continued “The music and the liturgy is conversational between the priest and the choir, either in Latin or English,” he said. “We speak in music, which is something I find extremely compelling.”
And St. Matthew’s is one of the few area churches that still performs it each week to this day. At one point in time, Gregorian chant was preformed regularly at mass in the Catholic Church. But in the early 1960s, as a result of the Second Vatican Council, the church made some reforms to the liturgy and opened it up for other forms of music.
Around this time, commercial publishing for church music began to take off and push Gregorian chant to the wayside. Shepard said that today, about 60 percent of all Catholic churches use the same printed publication for music.
“They send you a book that has everything you need- all the psalms, the hymns and a little bit of chant,” he said. “And they send you a quarterly publication with suggestions on everything to use. Because of this, it’s become very easy to have non-full time musicians to do this work. With this book, you can plan the music in six minutes. But it’s a totally false criteria for how you should be having music interact with the liturgy.”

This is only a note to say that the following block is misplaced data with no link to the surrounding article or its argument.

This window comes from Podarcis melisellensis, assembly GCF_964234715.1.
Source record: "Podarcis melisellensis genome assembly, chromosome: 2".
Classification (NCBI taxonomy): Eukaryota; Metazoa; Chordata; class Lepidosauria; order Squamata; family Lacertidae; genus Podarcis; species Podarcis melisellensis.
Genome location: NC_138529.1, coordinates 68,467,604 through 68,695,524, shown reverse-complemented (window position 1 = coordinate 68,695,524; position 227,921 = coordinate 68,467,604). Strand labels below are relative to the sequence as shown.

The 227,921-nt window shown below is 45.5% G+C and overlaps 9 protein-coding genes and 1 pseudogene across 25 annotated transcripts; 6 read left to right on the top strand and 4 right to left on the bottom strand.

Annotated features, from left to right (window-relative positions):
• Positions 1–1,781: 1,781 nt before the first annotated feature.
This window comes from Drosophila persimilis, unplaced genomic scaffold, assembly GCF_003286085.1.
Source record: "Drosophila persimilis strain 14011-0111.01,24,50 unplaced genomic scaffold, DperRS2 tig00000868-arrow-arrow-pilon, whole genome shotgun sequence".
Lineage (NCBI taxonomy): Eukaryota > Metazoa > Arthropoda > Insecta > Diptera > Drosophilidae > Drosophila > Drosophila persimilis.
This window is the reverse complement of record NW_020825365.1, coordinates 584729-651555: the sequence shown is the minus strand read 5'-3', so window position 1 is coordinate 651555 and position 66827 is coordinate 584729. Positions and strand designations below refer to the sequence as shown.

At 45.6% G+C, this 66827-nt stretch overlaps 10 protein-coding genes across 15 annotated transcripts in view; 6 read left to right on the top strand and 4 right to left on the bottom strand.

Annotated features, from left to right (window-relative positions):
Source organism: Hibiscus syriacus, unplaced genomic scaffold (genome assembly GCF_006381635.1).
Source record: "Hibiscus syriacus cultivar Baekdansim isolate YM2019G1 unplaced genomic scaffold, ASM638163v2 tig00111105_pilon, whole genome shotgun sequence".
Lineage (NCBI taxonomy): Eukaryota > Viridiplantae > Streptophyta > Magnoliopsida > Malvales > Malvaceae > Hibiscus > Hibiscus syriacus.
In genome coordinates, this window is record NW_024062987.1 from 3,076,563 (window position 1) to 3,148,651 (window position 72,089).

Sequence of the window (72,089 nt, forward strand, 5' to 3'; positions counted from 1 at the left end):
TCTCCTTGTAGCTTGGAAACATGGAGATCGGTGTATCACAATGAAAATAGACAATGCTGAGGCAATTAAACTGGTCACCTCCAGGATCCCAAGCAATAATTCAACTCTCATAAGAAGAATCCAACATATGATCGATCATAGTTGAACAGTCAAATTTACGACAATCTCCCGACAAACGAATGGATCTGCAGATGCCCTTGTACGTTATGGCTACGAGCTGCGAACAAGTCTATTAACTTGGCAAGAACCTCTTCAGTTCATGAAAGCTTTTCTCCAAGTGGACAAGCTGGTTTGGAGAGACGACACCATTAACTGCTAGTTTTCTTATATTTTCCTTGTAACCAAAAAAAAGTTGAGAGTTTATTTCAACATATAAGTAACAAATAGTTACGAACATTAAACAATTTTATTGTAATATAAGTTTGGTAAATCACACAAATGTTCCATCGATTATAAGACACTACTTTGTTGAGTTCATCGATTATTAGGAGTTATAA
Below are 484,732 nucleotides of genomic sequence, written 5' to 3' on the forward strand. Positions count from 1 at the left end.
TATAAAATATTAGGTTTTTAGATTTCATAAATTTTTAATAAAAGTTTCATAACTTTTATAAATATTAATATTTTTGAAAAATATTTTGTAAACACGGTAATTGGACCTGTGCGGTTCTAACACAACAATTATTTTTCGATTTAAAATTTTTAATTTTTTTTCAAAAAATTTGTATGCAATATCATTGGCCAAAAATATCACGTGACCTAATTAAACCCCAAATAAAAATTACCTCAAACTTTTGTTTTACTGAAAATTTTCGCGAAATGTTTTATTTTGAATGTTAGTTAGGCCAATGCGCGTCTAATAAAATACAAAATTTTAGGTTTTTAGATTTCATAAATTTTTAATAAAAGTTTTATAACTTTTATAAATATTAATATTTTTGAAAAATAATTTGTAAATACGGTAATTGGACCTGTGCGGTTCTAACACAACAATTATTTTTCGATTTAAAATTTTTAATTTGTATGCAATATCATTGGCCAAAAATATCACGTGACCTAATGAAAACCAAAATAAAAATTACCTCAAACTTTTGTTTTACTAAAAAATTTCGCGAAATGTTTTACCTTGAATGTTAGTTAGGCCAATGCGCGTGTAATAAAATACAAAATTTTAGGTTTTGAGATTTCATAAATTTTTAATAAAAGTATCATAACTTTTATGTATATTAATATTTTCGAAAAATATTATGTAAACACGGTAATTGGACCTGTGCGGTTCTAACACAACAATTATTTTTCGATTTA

Shepard said that the music in the books tends to be comprised of music that people already like, such as “Amazing Grace,” and other songs that are derivative of folk and rock music. He admits that it’s not easy to keep up with the volumes and volumes of Gregorian chant to pick from, and that his church has some advantages that others don’t.
“I have some people in my choir who are experts on language- both Latin and English- so our pronunciations and understanding of the language are very good,” he said. “[Picking out the music] is pretty involved. I have gigabytes and gigabytes of just Gregorian chant on my computer. And they’re hard to sift through because most of the tables of contents are in Latin. Yesterday I spent about four hours looking through them all.”